Thursday 17 October,  6.30pm–8.30pm The great sports debate After the success of London 2012, where black British athletes broke records and captivated the nation, this debate will explore how well represented are black people in sport.  The chair, Joy Francis of Words of Colour Productions, will be joined by an exciting panel of sportsmen and women, sports academics and commentators. Submit a question for consideration at the event at point of booking.Hackney Picturehouse, Mare Street, E8 Age group: 16+ To book your place email:

Tuesday 8 October, 6–8pm C.L.R. James appreciation evening Journalist and writer Andrea Enisuoh will read material by campaigning socialist, theorist, essayist and cricket enthusiast C.L.R. James along side her own.  This will be followed by a discussion on both of their works. They’ll also be poetry and musical performances and storytelling.Dalston C.L.R. James Library, E8 Age group: For age 15+ No booking required

Wednesday 9 October, 6.30pm-7.45pm In conversation with Courttia Newland Black British writer Courttia Newland published his seventh book, The Gospel According to Cane, last spring. An academic, playwright and broadcaster, Courttia talks to Joy Francis, executive director of Words of Colour Productions, about his career, mainstream publishing, how black characters are covered in fiction and the challenges facing blackBritish writers today.Hackney Central Library, Reading Lane, E8 Age group: For age 16+ No booking required 

Tuesday 22 October, 5.30–7.30pm Feeling the Spirit Sandra Agard delivers a creative writing and storytelling workshop exploring the importance of stories, spirituals and songs in The Underground Railway.Hackney Central Library, Reading Lane, E8 Age group: 14+ No booking required    

Wednesday 23 October, 5.45-7.45pm Songs, Rhythms & Tales - the preserved works of Dr Olive LewinIn honour of the late Dr Olive Lewin, Jamaican musicologist, who dedicatedher life to preserving the folklore traditions of Jamaica. Join singer Sunnie Dae, as she leads a workshop honouring her work.  Learn rhythms and harmonies before participating in a 15 minute performance. If possible, please bring along a Djembe or small hand drum.Stoke Newington Library, Church Street, N16 Age group: any age who can read and follow lyrics Booking required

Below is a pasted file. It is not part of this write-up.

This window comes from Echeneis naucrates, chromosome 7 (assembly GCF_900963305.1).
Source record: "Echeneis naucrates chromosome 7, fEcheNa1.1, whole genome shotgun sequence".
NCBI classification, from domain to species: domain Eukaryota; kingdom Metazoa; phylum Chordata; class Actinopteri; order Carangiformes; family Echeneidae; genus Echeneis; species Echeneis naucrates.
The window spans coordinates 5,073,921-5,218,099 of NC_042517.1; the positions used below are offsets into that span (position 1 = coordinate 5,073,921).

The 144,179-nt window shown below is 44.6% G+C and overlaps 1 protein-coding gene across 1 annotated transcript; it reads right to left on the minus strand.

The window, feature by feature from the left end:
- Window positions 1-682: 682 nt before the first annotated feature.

Thursday 24 October, 6.30pm-7.45pm From the margins to the mainstream? The state of black British publishing Amid the debate over whether traditional publishing will survive the Kindle, this debate explores what is happening to black publishing and its role in society today? Joy Francis, Executive Director of Words of Colour Productions, will chair a panel of publishers, editors and writers, including Patsy Antoine, Steve Pope, Kadija (George) Sesay and Becky Nana Ayebia Clarke MBE.Dalston C.L.R. James Library, E8 Age group: 16+ No booking required

Tuesday 29 October, 12.30-2pm Jamaica Speak Workshop Come and be educated in Jamaican roots and traditional culture by Jamaican folklorist, Evelyn Chronicle. At the end of the session you too will be speaking patois and reciting proverbs and riddles - Jamaican style! Stamford Hill Library, Portland Avenue, N16  Age group: 6+ No booking required

Wednesday 30th October, 6-7pm Jamaica Speak PerformanceThis social commentary will transport you through rural and urban Jamaica as folklorist Evelyn Chronicle brings to life a range of different characters and folk heroes. There will be lots of audience participation too.Shoreditch Library, Hoxton Street, N1 Age group: family event – all ages. No booking required